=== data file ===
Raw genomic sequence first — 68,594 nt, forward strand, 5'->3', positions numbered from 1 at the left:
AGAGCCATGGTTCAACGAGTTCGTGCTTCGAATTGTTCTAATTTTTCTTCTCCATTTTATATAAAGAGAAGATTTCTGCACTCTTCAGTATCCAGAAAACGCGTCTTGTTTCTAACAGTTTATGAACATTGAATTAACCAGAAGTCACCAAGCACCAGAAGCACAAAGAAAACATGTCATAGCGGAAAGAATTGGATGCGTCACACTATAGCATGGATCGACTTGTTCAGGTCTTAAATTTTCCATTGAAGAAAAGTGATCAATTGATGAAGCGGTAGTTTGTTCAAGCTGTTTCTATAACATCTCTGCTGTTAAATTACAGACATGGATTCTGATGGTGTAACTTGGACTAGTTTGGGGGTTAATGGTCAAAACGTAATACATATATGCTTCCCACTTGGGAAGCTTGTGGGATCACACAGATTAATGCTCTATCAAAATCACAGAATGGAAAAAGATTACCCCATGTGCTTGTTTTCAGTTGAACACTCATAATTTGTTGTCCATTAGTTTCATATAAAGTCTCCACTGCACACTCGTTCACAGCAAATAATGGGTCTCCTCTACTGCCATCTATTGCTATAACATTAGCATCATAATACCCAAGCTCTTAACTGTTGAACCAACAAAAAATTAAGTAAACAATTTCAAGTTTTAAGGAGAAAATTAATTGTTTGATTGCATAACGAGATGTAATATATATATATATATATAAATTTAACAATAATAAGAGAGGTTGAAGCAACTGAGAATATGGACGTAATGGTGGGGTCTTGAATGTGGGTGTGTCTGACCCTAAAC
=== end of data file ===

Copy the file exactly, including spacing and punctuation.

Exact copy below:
Raw genomic sequence first — 68,594 nt, forward strand, 5'->3', positions numbered from 1 at the left:
AGAGCCATGGTTCAACGAGTTCGTGCTTCGAATTGTTCTAATTTTTCTTCTCCATTTTATATAAAGAGAAGATTTCTGCACTCTTCAGTATCCAGAAAACGCGTCTTGTTTCTAACAGTTTATGAACATTGAATTAACCAGAAGTCACCAAGCACCAGAAGCACAAAGAAAACATGTCATAGCGGAAAGAATTGGATGCGTCACACTATAGCATGGATCGACTTGTTCAGGTCTTAAATTTTCCATTGAAGAAAAGTGATCAATTGATGAAGCGGTAGTTTGTTCAAGCTGTTTCTATAACATCTCTGCTGTTAAATTACAGACATGGATTCTGATGGTGTAACTTGGACTAGTTTGGGGGTTAATGGTCAAAACGTAATACATATATGCTTCCCACTTGGGAAGCTTGTGGGATCACACAGATTAATGCTCTATCAAAATCACAGAATGGAAAAAGATTACCCCATGTGCTTGTTTTCAGTTGAACACTCATAATTTGTTGTCCATTAGTTTCATATAAAGTCTCCACTGCACACTCGTTCACAGCAAATAATGGGTCTCCTCTACTGCCATCTATTGCTATAACATTAGCATCATAATACCCAAGCTCTTAACTGTTGAACCAACAAAAAATTAAGTAAACAATTTCAAGTTTTAAGGAGAAAATTAATTGTTTGATTGCATAACGAGATGTAATATATATATATATATATAAATTTAACAATAATAAGAGAGGTTGAAGCAACTGAGAATATGGACGTAATGGTGGGGTCTTGAATGTGGGTGTGTCTGACCCTAAAC